2022 is an election year. Republican investigations are continuing in states, while Democrats are convinced the GOP seeks to rig the rules to ensure their party’s victory. Redistricting is nearly complete with the clear loser being competition.
The aging digital infrastructure behind the Department of Public Health’s online dashboard was unable to keep up with the flood of new COVID-19 data caused by the omicron variant, resulting in updates to be several days late.
Elbert County Clerk and Recorder Dallas Schroeder has allegedly copied a voting system’s hard drive and has been summoned for a deposition. This is the second election official to be investigated for a potential security breach.
Ten members of Congress have requested an investigation into the Border Patrol’s evidence collection teams, the latest development into the handling of the 2010 killing of Anastasio Hernández Rojas.
“I hate it, I hate it, I hate it, I hate it, I hate it. But I’ll take it, because I know that I can do something about it.”
Florida state Sen. Lauren Book, regarding someone trying to extort her by threatening to reveal nude photos that were stolen from her and have been bought and traded online since 2020. Book has been a strong advocate against sexual assault and often tells the story about how she was sexually abused by a nanny for six years while growing up. (Associated Press — Jan. 25, 2022)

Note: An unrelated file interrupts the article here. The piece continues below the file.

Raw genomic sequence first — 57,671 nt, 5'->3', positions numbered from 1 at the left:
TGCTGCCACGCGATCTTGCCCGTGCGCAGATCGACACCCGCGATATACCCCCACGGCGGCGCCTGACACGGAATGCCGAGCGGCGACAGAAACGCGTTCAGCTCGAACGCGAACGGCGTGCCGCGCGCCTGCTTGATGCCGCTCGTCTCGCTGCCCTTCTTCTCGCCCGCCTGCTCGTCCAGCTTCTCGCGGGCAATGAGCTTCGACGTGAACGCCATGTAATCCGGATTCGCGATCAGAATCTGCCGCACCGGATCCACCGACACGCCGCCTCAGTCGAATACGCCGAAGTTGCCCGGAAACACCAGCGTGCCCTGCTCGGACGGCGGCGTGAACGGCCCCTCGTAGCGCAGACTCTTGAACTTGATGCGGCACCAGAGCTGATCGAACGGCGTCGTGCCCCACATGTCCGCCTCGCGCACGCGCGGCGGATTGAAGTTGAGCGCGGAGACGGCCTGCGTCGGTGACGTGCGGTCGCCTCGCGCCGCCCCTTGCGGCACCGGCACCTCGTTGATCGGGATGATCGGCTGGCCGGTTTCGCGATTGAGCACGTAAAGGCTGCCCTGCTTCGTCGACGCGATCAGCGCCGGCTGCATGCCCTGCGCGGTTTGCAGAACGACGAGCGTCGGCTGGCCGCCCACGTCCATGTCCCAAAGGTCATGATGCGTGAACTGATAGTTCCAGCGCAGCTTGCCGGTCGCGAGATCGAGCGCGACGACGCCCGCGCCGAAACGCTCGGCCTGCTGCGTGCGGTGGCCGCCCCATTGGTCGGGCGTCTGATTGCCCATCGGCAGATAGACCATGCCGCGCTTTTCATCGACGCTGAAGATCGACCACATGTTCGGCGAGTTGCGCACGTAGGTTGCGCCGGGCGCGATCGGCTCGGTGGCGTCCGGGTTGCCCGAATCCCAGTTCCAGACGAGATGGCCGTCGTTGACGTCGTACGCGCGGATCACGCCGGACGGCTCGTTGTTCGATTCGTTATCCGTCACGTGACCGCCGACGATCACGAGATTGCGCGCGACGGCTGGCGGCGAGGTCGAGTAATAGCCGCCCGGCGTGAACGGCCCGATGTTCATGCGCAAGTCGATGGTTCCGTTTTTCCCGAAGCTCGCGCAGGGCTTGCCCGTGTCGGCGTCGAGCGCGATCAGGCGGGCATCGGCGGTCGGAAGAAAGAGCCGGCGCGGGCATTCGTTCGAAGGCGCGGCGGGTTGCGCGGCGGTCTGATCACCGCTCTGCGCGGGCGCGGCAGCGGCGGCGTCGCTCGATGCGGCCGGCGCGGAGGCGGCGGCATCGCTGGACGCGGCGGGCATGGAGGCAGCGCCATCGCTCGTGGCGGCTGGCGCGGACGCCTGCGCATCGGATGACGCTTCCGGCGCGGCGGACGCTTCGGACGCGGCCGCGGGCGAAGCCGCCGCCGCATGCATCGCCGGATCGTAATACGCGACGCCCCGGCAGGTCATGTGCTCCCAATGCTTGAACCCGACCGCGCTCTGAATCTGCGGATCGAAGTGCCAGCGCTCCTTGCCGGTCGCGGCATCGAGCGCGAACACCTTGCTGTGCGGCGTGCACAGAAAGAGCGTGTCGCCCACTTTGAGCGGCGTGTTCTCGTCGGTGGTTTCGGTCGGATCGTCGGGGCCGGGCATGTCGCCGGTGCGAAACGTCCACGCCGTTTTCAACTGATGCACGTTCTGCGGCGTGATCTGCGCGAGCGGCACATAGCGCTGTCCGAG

The number of people in Wisconsin who lack access to quality broadband services according to a 2021 report from the Federal Communications Commission. However, a privately conducted study estimated the actual number of disconnected residents could be more than 600,000. Gov. Tony Evers is urging residents who can’t afford Internet service to sign up for new federal subsidies.
Some legislatures have been banning reporters from their lawmaking chambers. But given how statehouse coverage has changed in recent decades, the reality is that we've simply traded one flawed system for another.
Last year, pension plans enjoyed big returns in the market, bringing their balances back to levels not seen since the Great Recession. They are still $1 trillion short, however.
Police departments across the country suffered a slew of damaging ransomware attacks in 2021. The new year promised more of the same, but what should law enforcement agencies really be concerned with in 2022?
Inflation is back and wages are up, while consumer spending remains strong. Economists expect these elements to drive the economy in 2022. Meanwhile, tax collections look hale and hearty. Tax relief could be coming in some states.
Though the state has been experimenting with smart meters since 2008, utilities have once again refocused on the technology as a way for electric vehicle owners to manage their electricity use.
An Indiana bill would pave the way for the state to set guidelines for nuclear power usage. While the energy is touted as clean and reliable, many worry that it will increase costs for customers.
The bill will provide the Department of Finance and Administration $50,000 for state agencies to assess if they need language access plans so those with limited English skills can access their services.
Mississippi state Sen. Barbara Blackmon, who is Black, regarding a Republican-sponsored bill that would ban schools from teaching critical race theory. Republicans argue the theory teaches “victimhood” while Democrats argue that the ban could quieten discussion of Mississippi’s racist past. Black senators walked out of the state Senate chamber before the bill’s vote on Friday, Jan. 21; it passed the Senate 32-2 and will move to the House. (NPR — Jan. 22, 2022)